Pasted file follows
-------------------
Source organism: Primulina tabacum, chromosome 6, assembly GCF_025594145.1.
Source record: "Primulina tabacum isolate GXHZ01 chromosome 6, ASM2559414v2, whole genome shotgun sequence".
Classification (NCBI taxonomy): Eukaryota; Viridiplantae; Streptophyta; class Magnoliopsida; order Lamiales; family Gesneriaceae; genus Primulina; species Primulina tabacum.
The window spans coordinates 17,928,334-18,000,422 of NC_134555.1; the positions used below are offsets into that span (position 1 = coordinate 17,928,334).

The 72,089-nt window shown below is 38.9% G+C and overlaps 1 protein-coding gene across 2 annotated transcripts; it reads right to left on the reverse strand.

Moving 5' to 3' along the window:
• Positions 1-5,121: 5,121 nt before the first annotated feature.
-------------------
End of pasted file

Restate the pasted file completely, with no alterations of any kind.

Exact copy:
Source organism: Primulina tabacum, chromosome 6, assembly GCF_025594145.1.
Source record: "Primulina tabacum isolate GXHZ01 chromosome 6, ASM2559414v2, whole genome shotgun sequence".
Classification (NCBI taxonomy): Eukaryota; Viridiplantae; Streptophyta; class Magnoliopsida; order Lamiales; family Gesneriaceae; genus Primulina; species Primulina tabacum.
The window spans coordinates 17,928,334-18,000,422 of NC_134555.1; the positions used below are offsets into that span (position 1 = coordinate 17,928,334).

The 72,089-nt window shown below is 38.9% G+C and overlaps 1 protein-coding gene across 2 annotated transcripts; it reads right to left on the reverse strand.

Moving 5' to 3' along the window:
• Positions 1-5,121: 5,121 nt before the first annotated feature.